Davis Cup 2015: Your memories on fifth anniversary of Great Britain win


| Davis Cup

The Great Britain team after winning the 2015 Davis CupIt is five years on from Great Britain’s history-making Davis Cup win - doesn’t it feel like yesterday?

We wanted to hear from you and your memories from the whole campaign. Thanks to all the LTA Members who sent in their submissions – here’s a collection of our favourites:

Nicola  Letham: My first Davis cup tie was GB v USA. The doubles OMG Jamie and Dom vs the Bryan bros in a five-set rollercoaster. Then joining the ‘Murraynator’ group to support our boys all over the world! Hair prickles on the back of my neck as I remember us all singing ‘I would walk 500 miles’ as the team enter…

Meg Macpherson: I applied to be an ambassador for the semi-finals, but was unsuccessful. I then got an email asking me to submit a 30 second video of myself singing ‘there's only one Andy Murray’ to the tune of Winter Wonderland. After that I was awarded a ticket to be a part of the Glasgow Barmy Army! From there I was successful in the ballot for tickets to Ghent and the rest, as they say, is history!!

A group of British fans at the Davis Cup

Jo Barber: We bumped into Judy Murray after the doubles with Australia to be told, "I'm going to the bar, my sons are driving me to drink!"

Monica Macdonald: I still can't believe how lucky I was and over the moon to get a photo with Andy just as he finished his warm up on court before the final on the Sunday. He was so chilled and lovely to take the time on such an iconic day.

Rachel Homewood: I was in the crowd among the Belgium supporters. I remember the elation as the fact that we had won sank in. When we got back to our hotel to see the Davis Cup was in the foyer – magic.

A group of British fans at the Davis Cup

Ruth Shaw: I was living just outside London but a friend and I went on a Christmas shopping trip to Dallas in the US. I don’t think the locals in the Cheesecake Factory could understand this Scot from Kilsyth, hometown of Andy’s dad, shouting ‘gaun  yersel......’ at THAT lob.....

Rosemary Stockman: I am one of a very few patients to survive gallbladder cancer. I was admitted into hospital for surgery in October of 2015 and to my delight I had a personal TV by my bed.  I said to a nurse assigned to me that I was going to watch Andy play in the GB Davis Cup team. He told me he hadn’t a clue what I was talking about! He was a rugby player and had no interest whatsoever in tennis. Anyhow this nurse was off for a couple of days and when he came back on duty he told me he was curious about what I’d said and he’d watched every minute and that he was now hooked on tennis. I was so pleased and at the same time delighted to have some wonderful tennis to watch while I recovered!

Sheila  Ward: My husband and I were at the final of the Davis Cup in Belgium. We had followed the tour for the whole year and usually sat in a group of Brits, the ‘Murraynators’. But the day of the final match our tickets separated us from the rest of the group and we sat alone, the two of us in the middle of the Belgian camp. This did not interfere with our vocal effects and although we were outnumbered we made ourselves heard above the opposition.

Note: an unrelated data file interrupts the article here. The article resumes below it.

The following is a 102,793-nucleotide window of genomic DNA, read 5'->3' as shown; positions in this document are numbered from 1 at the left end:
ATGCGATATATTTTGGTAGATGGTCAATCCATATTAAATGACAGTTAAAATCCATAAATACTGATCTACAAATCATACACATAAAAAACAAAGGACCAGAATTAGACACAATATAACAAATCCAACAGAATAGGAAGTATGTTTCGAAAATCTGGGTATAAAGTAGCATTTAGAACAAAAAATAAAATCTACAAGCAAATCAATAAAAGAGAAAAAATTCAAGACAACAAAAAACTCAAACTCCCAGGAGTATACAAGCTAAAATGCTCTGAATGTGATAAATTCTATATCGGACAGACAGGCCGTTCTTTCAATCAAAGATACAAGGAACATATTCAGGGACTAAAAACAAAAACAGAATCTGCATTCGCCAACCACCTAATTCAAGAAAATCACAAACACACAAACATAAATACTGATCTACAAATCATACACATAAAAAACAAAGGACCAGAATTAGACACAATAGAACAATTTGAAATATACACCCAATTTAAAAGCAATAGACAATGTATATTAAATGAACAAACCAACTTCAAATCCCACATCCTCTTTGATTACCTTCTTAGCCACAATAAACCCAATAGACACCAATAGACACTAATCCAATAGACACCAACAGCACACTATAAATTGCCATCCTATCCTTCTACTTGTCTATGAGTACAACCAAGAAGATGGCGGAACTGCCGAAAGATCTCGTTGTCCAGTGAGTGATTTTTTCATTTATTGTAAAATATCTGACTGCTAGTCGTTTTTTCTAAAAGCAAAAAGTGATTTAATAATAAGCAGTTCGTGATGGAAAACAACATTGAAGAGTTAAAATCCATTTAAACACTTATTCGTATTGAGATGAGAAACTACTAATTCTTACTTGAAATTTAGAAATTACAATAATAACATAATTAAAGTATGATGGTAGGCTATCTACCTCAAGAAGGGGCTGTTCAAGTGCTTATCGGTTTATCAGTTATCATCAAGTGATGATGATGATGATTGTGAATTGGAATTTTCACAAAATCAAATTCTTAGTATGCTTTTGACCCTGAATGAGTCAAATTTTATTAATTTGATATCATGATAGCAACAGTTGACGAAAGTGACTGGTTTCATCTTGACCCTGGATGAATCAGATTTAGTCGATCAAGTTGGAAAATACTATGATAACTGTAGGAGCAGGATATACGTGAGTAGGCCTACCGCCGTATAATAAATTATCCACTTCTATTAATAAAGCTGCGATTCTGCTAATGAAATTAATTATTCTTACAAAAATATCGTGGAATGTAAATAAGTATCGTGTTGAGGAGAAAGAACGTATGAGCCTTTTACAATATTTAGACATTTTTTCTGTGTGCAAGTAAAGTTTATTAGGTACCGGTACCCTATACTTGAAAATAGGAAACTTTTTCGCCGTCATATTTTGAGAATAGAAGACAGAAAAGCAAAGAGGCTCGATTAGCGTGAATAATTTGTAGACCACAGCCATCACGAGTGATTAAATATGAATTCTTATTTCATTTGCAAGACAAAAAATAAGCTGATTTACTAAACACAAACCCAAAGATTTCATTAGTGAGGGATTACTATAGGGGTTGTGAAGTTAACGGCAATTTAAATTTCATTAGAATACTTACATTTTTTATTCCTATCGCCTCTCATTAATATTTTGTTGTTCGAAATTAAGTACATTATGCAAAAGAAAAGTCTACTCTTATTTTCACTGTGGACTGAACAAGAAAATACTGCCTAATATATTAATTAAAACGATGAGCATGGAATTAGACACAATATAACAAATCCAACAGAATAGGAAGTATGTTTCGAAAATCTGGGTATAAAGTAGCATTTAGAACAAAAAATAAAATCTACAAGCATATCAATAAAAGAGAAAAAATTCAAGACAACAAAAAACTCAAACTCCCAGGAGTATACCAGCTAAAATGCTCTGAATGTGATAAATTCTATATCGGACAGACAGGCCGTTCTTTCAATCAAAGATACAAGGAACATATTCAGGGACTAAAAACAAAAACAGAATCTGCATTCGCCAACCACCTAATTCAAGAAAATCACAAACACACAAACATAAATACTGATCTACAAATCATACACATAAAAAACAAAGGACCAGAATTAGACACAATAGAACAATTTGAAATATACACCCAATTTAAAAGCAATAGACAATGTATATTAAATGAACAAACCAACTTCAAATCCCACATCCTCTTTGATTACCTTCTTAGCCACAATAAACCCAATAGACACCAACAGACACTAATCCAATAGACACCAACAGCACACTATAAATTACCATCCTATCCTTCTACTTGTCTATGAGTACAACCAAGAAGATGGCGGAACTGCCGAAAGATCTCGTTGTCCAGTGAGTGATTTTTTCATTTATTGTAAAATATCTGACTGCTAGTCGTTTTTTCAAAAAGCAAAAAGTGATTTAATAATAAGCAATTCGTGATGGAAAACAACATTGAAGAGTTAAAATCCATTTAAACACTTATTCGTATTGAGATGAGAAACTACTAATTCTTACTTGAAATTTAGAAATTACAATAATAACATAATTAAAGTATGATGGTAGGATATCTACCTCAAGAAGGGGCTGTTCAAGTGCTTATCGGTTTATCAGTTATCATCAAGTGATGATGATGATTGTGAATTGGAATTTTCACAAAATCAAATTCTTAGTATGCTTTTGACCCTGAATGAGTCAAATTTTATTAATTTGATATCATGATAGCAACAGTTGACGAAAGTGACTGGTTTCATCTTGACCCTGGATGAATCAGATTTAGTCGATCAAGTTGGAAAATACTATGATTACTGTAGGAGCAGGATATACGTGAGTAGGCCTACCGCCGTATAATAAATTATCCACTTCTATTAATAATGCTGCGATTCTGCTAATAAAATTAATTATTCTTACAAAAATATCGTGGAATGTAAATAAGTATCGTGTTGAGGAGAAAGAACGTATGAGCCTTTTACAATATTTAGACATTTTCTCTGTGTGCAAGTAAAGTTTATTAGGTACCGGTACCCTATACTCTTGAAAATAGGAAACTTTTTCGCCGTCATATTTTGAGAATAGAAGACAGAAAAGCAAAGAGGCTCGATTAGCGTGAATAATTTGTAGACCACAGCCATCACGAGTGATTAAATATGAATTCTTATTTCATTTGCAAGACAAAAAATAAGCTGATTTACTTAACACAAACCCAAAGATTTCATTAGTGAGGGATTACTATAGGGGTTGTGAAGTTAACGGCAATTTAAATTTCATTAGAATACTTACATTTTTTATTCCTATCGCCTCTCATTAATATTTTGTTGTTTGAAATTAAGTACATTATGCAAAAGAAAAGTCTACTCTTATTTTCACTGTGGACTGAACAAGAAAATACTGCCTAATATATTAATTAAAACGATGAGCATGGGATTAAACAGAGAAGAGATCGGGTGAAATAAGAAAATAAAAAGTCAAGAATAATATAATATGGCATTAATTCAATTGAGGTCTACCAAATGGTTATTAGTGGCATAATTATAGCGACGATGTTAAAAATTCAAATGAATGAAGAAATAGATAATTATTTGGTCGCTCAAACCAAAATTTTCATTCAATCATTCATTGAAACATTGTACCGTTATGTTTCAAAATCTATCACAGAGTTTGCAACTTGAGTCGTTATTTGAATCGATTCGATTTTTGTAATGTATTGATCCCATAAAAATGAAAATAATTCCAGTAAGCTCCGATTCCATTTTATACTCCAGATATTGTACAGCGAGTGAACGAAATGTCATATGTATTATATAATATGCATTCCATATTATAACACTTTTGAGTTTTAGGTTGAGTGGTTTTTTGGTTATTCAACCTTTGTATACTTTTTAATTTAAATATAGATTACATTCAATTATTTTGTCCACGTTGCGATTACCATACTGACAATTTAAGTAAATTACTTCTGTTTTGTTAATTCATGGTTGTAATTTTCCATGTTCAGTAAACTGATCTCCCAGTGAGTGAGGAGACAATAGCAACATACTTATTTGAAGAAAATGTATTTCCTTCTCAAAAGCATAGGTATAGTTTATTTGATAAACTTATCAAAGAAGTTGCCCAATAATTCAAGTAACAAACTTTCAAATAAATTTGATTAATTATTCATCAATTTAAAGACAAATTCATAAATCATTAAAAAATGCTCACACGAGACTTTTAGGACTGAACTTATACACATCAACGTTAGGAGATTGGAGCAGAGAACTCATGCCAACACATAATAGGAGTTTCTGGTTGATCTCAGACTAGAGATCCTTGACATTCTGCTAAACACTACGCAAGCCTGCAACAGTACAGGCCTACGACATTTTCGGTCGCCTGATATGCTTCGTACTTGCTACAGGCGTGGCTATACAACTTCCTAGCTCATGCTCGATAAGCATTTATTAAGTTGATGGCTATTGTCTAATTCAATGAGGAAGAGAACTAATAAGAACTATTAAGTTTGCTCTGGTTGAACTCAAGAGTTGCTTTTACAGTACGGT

A group of British fans at the Davis Cup

Cate Goodwin: My husband and I were visiting the Imperial War Museum in London. I was following the match on my phone but when I realised we were near victory I found a quiet place on the stairs in the museum and watched it live. Much to the surprise of the other visitors I yelped with joy when he struck the winning shot. I got some funny looks but everyone was thrilled when I told them the reason for my “yelp!”

Jill Hughes: The organisers were giving red tee shirts away for free and it seemed everyone  in the stadium had taken up the offer to  wear them. My sister and I were part of a small number of Brits (who had paid for their teeshirts) and we were totally outnumbered.  From the first thrilling rally the noise in the stadium was incredible. After three games, I turned to my sister and said I didn't  think my nerves could stand it. She laughed and told me 'to gie it laldy' and so we cheered our hearts out until that final lob where the stadium was silenced. A gentleman from Belgium turned to us, quietly shook his head, smiled and said: 'genius.'

Tim Record: I watched it in a bar in Ghent near the Cathedral with a group of fellow Brits who hadn't managed to get tickets; all three days. This involved quite a lot of drinking coffee during the lunchtime and beer during the evening ones. We were all seated on bar stools and the owners had gone to a lot of trouble to make us feel at home with union flags on our side of the room and Belgian tricolours on the other. There were quite a few locals and everything was well behaved and civilised although we were making quite a lot of noise! When the winning shot went in we all went up together, jumped (or fell in my case) off the bar stools and I finished up on the floor (and this was before we'd started on the beer) I have this abiding memory of everyone else dancing around me on the floor!

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